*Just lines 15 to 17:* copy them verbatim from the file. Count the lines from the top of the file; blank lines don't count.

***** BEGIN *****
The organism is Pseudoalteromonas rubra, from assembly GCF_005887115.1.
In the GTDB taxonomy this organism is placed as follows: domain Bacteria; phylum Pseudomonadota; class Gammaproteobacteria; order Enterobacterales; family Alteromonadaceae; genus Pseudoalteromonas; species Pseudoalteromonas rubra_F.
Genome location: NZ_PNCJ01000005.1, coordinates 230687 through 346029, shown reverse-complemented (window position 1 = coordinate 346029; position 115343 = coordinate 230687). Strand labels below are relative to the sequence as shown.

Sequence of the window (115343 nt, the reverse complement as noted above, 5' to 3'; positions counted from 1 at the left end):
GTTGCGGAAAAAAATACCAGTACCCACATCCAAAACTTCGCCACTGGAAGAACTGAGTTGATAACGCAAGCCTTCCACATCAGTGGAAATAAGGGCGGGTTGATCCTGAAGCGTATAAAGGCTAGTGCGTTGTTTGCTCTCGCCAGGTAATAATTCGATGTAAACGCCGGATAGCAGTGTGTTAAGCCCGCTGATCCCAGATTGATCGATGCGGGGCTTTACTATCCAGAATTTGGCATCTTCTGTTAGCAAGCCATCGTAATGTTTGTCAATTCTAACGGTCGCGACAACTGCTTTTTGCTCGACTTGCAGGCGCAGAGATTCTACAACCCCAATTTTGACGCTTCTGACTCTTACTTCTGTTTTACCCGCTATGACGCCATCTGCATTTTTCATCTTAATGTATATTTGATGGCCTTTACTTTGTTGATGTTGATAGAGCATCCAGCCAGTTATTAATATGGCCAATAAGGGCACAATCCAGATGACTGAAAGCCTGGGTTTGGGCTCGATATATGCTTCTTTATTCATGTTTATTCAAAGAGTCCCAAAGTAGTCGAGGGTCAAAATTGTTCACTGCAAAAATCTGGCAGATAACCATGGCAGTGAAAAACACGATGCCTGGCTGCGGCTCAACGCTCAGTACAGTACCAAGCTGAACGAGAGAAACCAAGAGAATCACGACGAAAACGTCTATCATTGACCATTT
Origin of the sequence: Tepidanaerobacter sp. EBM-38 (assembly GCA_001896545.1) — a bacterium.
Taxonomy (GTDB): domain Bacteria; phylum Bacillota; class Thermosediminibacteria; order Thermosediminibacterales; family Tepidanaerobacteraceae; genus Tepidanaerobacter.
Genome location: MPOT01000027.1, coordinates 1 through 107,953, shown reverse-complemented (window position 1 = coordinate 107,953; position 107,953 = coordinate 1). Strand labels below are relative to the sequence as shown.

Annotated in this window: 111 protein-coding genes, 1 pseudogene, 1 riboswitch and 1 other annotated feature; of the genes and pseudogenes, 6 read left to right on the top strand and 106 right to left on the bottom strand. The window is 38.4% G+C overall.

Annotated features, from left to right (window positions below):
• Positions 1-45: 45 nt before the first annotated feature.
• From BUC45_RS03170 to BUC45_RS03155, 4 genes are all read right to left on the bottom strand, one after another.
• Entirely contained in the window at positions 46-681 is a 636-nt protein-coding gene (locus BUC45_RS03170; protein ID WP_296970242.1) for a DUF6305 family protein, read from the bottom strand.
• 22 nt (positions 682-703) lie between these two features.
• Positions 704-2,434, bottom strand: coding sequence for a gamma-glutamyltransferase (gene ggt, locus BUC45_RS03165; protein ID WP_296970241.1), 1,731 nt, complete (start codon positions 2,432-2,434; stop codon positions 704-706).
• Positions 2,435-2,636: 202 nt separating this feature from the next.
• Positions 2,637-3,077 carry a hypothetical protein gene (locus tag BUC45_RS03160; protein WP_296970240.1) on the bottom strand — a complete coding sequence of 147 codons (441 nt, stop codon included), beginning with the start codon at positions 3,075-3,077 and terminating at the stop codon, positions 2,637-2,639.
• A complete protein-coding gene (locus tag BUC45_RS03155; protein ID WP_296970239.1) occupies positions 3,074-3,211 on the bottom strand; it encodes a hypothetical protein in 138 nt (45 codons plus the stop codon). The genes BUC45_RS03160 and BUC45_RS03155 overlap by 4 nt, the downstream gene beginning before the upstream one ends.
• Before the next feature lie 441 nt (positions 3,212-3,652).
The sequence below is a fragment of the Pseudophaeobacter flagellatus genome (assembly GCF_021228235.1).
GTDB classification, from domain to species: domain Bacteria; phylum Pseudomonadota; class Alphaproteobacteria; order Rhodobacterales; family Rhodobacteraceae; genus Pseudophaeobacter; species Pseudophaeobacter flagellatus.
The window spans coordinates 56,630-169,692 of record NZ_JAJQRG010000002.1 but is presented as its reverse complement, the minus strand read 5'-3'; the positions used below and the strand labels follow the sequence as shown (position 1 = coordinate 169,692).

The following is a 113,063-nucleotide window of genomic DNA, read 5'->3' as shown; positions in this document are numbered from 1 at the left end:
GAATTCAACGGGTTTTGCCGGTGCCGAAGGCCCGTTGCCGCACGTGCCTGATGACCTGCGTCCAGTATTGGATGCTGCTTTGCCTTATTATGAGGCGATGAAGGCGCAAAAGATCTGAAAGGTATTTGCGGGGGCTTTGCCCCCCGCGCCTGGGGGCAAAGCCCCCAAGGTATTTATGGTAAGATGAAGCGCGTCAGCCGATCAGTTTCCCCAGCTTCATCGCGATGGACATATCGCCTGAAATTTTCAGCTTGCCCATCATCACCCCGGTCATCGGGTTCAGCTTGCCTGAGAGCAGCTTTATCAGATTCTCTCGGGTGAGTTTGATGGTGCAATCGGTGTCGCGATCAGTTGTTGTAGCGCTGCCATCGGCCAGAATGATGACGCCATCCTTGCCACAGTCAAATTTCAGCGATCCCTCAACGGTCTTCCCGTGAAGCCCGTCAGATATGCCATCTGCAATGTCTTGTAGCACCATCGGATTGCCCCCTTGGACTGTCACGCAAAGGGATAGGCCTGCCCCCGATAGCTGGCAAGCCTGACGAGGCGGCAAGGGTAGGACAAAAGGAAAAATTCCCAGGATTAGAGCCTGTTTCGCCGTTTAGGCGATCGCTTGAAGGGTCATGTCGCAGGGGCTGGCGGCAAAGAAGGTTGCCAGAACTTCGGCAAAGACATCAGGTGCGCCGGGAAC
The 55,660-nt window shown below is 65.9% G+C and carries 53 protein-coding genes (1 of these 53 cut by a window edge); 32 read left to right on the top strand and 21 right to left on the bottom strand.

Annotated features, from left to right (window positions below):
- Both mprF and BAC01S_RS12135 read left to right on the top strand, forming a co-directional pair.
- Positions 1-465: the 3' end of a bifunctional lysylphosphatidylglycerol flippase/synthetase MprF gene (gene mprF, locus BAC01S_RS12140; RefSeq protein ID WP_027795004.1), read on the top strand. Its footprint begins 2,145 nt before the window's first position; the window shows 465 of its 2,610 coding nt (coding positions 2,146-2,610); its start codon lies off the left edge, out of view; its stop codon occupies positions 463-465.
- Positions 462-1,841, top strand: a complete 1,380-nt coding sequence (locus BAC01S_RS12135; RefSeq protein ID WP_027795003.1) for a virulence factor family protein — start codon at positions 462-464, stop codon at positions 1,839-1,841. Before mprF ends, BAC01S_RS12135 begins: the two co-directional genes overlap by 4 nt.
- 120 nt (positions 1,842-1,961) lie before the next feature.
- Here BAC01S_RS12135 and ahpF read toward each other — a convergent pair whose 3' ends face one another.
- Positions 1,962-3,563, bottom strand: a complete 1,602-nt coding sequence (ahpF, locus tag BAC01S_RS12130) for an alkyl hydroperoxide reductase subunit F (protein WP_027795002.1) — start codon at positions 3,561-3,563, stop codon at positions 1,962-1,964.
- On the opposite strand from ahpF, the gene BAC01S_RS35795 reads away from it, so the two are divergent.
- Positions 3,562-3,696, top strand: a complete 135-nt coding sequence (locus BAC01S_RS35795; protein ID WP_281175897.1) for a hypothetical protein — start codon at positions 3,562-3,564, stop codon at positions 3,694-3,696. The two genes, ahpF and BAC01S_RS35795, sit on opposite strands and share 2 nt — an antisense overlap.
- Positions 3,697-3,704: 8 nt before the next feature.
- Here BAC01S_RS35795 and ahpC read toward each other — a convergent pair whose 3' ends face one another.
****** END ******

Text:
• Positions 704-2,434, bottom strand: coding sequence for a gamma-glutamyltransferase (gene ggt, locus BUC45_RS03165; protein ID WP_296970241.1), 1,731 nt, complete (start codon positions 2,432-2,434; stop codon positions 704-706).
• Positions 2,435-2,636: 202 nt separating this feature from the next.
• Positions 2,637-3,077 carry a hypothetical protein gene (locus tag BUC45_RS03160; protein WP_296970240.1) on the bottom strand — a complete coding sequence of 147 codons (441 nt, stop codon included), beginning with the start codon at positions 3,075-3,077 and terminating at the stop codon, positions 2,637-2,639.